Research Opportunities

Research projects are an integral component of many of the cognate and elective courses in biology. All senior biology students also conduct research in the capstone course or in the yearlong  independent research course. Prior to their final year at CU, students who are interested may conduct a research project with an individual faculty member for elective credit. Students that complete research projects usually participate in the annual Concord University Undergraduate Research Day, where they present a professional poster or oral presentation summarizing their work. Some students also have the opportunity to accompany faculty to professional conferences off campus.​

Information regarding our faculty’s research interests can be found below.​

David ChambersDavid Chambers

My interests lie in the cell’s cytoskeleton, specifically actin. Actin forms the cortical structure of the cell, the fibrous matrix that supports and the membrane and gives shape to the cell. Ezrin, moesin and radixin (ERMs) are actin binding proteins that link the actin cytoskeleton to membrane proteins directly or through adapter proteins. When activated, Ezrin causes the formation of the actin rich membrane surface structures: microvilli. My current projects involve the examination of ERMs in creatures that contain only one homologue rather than all three ERMs. In these organisms we can better dissect the function of the ERMs without the problem of redundancy. I am also open to working with students on projects related to other topics in cell biology.​
Kimberly Chambers

Kim Chambers

I earned my doctorate in the fields of biochemistry, molecular and cell biology. These fields strive to understand how life emerges via interactions among nonliving matter. I have always been intrigued by the molecular logic of life. The fact that all of the complex activities and properties of living organisms come from a collection of lifeless molecules undergoing numerous chemical reactions is amazing! My research is focused on studying the molecular aspects of cancer.​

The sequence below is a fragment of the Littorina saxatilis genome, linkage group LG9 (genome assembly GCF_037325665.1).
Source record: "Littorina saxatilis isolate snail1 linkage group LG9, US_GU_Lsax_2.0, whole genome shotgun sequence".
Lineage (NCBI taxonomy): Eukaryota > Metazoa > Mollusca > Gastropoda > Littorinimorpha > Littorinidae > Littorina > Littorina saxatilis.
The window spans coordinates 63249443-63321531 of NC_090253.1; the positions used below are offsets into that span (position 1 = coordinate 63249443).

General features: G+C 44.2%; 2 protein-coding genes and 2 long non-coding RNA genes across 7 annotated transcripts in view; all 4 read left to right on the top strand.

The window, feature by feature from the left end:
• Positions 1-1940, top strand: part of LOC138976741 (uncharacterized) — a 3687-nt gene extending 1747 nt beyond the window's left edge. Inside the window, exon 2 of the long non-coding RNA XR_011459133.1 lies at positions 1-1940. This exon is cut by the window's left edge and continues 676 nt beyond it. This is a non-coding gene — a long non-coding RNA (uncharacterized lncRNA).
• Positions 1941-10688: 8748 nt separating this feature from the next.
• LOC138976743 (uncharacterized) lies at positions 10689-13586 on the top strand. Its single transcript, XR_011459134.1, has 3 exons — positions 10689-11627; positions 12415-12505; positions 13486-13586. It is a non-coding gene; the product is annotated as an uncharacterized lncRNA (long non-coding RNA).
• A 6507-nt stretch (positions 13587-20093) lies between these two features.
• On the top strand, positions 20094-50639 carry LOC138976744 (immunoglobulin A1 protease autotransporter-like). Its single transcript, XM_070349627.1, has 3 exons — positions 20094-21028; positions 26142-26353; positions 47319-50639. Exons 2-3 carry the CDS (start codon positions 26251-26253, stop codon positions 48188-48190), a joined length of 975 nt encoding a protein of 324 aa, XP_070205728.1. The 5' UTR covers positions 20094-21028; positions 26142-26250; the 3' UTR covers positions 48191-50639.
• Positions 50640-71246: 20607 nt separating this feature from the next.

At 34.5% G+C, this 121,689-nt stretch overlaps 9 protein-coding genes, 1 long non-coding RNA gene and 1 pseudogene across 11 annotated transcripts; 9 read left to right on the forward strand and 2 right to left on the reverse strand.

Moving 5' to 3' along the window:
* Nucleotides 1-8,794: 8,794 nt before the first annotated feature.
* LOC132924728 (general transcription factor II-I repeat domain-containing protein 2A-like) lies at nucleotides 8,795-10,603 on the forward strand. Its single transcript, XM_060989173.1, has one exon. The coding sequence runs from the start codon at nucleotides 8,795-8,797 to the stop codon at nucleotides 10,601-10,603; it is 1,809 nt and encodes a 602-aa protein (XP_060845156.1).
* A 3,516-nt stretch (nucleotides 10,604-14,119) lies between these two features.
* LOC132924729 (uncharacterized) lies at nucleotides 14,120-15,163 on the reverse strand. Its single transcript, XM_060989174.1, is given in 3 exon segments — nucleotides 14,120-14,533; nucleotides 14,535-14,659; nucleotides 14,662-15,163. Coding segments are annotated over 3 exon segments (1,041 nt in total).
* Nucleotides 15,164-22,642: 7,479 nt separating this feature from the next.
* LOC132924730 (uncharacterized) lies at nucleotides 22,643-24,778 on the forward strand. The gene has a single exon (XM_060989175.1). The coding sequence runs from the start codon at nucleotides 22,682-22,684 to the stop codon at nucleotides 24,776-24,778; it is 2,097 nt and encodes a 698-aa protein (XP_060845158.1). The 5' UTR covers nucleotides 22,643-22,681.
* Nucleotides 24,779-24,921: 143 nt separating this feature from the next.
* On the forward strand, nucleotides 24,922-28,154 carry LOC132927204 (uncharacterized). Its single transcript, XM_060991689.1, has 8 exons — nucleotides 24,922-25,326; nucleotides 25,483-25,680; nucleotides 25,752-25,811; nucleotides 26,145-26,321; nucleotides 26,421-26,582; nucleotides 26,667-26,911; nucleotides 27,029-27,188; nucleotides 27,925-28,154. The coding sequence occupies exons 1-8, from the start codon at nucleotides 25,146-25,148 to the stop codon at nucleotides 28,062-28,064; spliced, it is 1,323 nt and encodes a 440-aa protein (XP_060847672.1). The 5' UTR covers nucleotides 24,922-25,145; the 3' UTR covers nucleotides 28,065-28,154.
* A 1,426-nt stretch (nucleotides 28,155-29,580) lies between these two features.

Douglas CreerDouglas Creer

My research at Concord centers on the ecology, physiology, and evolution of animals, with particular emphasis on the rich diversity of salamanders native to our region. The Appalachian mountain region is the center of global salamander diversity, with dozens of species occupying overlapping ecological niches and displaying different adaptations to particular environments. The diversification of these amphibians, the differences in their physiology, and the interactions of related species are all topics of interest to ecologists and evolutionary biologists. My students and I have explored the phylogeography of salamanders in West Virginia and Virginia using molecular markers, examined niche overlap in related species with broadly overlapping ranges, and studied comparative physiologic performance in species with different sizes and morphologies. I am open to working with students with interests in zoology (especially herpetology) and evolutionary ecology.​

Tom FordThomas Ford

My students and I examine water quality issues impacting the streams and rivers in Central Appalachia. Some of our recent projects include:​

  • Impact of coal mining and urbanization on the ecology of streams. Both mining and urbanization within watersheds alter the water chemistry and physical structure of streams which in turn impacts the macroinvertebrate and fish communities.​
  • Impact of coal mining and urbanization on bacterial and fungal communities which play an important role in the energy flow of stream ecosystems.​
  • Monitoring levels of fecal coliforms and microplastics in rural and urban streams in southern WV. High levels of fecal coliforms, bacteria that normally live in digestive tracts of mammals, and microplastics can impact human health.​

I am also open to working with students on projects related to other topics in ecology and avian biology.​

A complete list of previous student projects can be found at the following website:

Darla Wise

Darla Wise

I have examined several research areas (while working with students) in a variety of areas. The areas are typically, but not exclusively, centered around microbiology, microbiomes, genetics, and environmental areas. Some of my research endeavors have included:​

  • Examination of agricultural pathogens ​
  • Incidence of Rickettsia in local ticks by polymerase chain reaction​
  • Impact of methyl xanthenes, such as caffeine, on DNA replication in vitro​
  • Antibiotic resistance of bacteria and yeast to a wide variety of compounds, including essential oils and known foods​
  • Use of DNA sequence to identify putative genes​
  • The affect of bisphenol A and other bisphenol A alternatives in plastics on plant growth, germination, and photosynthesis​
  • Influence of metals on tissue decomposition​